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- Bitter-Sweet - 6/22 -


And will offend no more.

_David_.

Ruth, is it right To leave a brother in such a plight as this-- Either to imitate your courtesy, Or by your act to be adjudged a boor?

_Ruth_.

Heaven grant you never note a sin of mine Save of your own construction!

_Israel_.

Let it pass! I see the spell of thoughtfulness is gone, Or going swiftly. I will not complain; But ere these lads are fastened to their games, And thoughts arise discordant with our theme, Let us with gratitude approach the throne And worship God. I wish once more to lead Your hearts in prayer, and follow with my own The leading of your song of thankfulness. Then will I lease and leave you for the night To such divertisement as suits the time, And meets your humor.

[_They all arise and the old man prays_.]

_Ruth_.

[_After a pause_.]

David, let us see Whether your memory prove as true as mine. Do you recall the promise made by you This night one year ago,--to write a hymn For this occasion?

_David_.

I recall, and keep. Here are the copies, written fairly out. Here,--father, Mary, Ruth, and all the rest; There's one for each. Now what shall be the tune?

_Israel_.

The old One Hundredth--noblest tune of tunes! Old tunes are precious to me as old paths In which I wandered when a happy boy. In truth, they are the old paths of my soul, Oft trod, well worn, familiar, up to God.

THE HYMN.

[_In which all unite to sing_.]

For Summer's bloom and Autumn's blight, For bending wheat and blasted maize, For health and sickness, Lord of light, And Lord of darkness, hear our praise!

We trace to Thee our joys and woes-- To Thee of causes still the cause,-- We thank Thee that Thy hand bestows; We bless Thee that Thy love withdraws.

We bring no sorrows to Thy throne; We come to Thee with no complaint; In Providence Thy will is done, And that is sacred to the saint

Here on this blest Thanksgiving Night; We raise to Thee our grateful voice; For what Thou doest, Lord, is right; And thus believing, we rejoice.

_Grace_.

A good old tune, indeed, and strongly sung; But, in my mind, the man who wrote the hymn Had seemed more modest, had he paused a while. Ere by a trick he furnished other tongues With words he only has the heart to sing.

_David_.

Oh, Grace! Dear Grace!

_Ruth_.

You may well cry for grace, If that's the company you have to keep.

_Grace_.

I thought you convert to his sophistry. It makes no difference to him, you know, Whether I plague or please.

_Ruth_.

It does to you.

_Israel_.

There, children! No more bitter words like those! I do not understand them; they awake A sad uneasiness within my heart. I found but Christian meaning in the hymn; Aye, I could say _amen_ to every line, As to the breathings of my own poor prayer. But let us talk no more. I'll to my bed. Good-night, my children! Happy thoughts be yours Till sleep arrive--then happy dreams till dawn!

_All_.

Father, good-night!

[ISRAEL _retires_.]

_Ruth_.

There, little boys and girls-- Off to the kitchen! Now there's fun for you. Play blind-man's-buff until you break your heads; And then sit down beside the roaring fire, And with wild stories scare yourselves to death. We'll all be out there, by and by. Meanwhile, I'll try the cellar; and if David, here, Will promise good behavior, he shall be My candle-bearer, basket-bearer, and-- But no! The pitcher I will bear myself. I'll never trust a pitcher to a man Under this house, and--seventy years of age.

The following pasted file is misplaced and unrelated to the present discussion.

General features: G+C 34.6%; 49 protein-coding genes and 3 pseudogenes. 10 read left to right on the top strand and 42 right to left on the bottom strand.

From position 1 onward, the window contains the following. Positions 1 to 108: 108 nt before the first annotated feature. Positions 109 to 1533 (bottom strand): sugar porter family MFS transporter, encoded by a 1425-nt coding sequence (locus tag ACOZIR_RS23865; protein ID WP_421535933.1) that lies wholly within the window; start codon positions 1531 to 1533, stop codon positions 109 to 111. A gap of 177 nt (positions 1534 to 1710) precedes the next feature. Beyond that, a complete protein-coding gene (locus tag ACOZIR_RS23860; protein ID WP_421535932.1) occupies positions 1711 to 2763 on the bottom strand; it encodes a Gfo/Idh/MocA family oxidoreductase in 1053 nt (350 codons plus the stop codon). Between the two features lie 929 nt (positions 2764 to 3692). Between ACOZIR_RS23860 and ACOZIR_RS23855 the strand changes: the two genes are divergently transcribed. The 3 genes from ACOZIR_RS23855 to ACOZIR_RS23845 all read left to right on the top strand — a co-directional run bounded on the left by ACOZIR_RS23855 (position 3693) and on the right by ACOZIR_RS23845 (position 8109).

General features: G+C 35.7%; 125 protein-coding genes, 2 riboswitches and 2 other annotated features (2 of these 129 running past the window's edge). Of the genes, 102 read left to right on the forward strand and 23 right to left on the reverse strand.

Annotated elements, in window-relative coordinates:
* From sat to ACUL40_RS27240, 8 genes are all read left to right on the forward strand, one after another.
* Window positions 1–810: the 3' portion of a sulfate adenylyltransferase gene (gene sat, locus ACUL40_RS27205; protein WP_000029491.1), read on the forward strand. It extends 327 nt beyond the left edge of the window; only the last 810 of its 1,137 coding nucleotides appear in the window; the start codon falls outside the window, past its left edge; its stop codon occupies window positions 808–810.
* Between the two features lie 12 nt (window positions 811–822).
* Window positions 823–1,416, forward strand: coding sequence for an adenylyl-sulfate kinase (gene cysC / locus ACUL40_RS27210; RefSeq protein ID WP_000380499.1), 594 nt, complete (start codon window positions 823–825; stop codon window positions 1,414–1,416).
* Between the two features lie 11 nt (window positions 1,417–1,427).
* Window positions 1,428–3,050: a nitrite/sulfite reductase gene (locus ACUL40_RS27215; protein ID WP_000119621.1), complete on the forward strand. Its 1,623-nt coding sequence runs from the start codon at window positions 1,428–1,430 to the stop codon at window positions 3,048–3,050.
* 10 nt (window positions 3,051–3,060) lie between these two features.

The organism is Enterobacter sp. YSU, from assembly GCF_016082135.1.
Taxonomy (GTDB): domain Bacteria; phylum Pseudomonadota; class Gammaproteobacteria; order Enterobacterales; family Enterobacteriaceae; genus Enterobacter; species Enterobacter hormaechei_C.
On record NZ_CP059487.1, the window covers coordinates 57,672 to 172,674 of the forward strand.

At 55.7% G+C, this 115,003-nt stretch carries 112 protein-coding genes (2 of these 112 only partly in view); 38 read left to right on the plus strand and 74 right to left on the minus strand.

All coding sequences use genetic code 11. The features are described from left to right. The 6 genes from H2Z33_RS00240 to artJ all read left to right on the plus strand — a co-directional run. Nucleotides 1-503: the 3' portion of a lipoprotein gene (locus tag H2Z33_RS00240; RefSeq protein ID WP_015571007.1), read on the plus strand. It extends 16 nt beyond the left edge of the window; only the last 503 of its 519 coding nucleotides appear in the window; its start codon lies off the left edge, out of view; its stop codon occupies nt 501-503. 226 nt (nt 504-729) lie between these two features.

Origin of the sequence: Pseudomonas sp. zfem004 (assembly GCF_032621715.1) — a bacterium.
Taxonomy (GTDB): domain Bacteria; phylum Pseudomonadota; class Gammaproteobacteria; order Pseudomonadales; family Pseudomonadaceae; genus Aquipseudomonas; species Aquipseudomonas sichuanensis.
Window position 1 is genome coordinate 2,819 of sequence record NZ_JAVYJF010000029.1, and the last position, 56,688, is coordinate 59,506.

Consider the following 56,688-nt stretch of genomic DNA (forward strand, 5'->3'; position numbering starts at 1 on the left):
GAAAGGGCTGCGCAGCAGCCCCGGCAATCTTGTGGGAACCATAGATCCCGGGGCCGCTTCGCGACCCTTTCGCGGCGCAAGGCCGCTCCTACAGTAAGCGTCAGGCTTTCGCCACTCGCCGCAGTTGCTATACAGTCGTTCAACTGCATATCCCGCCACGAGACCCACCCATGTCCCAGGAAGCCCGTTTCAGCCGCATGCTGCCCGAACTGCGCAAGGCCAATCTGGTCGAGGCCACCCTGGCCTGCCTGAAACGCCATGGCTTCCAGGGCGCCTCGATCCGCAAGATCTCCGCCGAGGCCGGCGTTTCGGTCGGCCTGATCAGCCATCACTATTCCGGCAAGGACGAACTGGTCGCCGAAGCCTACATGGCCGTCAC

[_The children rush out of the room with a shout, which wakes the baby_.]

That noisy little youngster on the floor Slept through theology but wakes with mirth-- Precocious little creature! He must go Up to his chamber. Come, Grace, take him off-- Basket and all. Mary will lend a hand, And keep you company until he sleeps.

[GRACE _and_ MARY _remove the cradle to the chamber, and_ DAVID _and_ RUTH retire to the cellar_.]

_John_.

[_Rising and yawning_]

Isn't she the strangest girl you ever saw?

_Prudence_.

Queer, rather, I should say. Grace, now, is strange. I think she treats her husband shamefully. I can't imagine what possesses her, Thus to toss taunts at him with every word. If in his doctrines there be truth enough, He'll be a saint.

_Patience_.

If he live long enough.

_John_.

Well, now I tell you, such wild men as he,-- Men who have crazy crotchets in their heads,-- Can't make a woman happy. Don't you see? He isn't settled. He has wandered off From the old landmarks, and has lost himself I may judge wrongly; but if truth were told There'd be excuse for Grace, I warrant ye. Grace is a right good girl, or was, before She married David.

_Patience_.

Everybody says He makes provision for his family, Like a good husband.

_Peter_.

We can hardly tell. When men get loose in their theology The screws are started up in everything. Of course, I don't apologize for Grace. I think she might have done more prudently Than introduce her troubles here to-night,


Bitter-Sweet - 6/22

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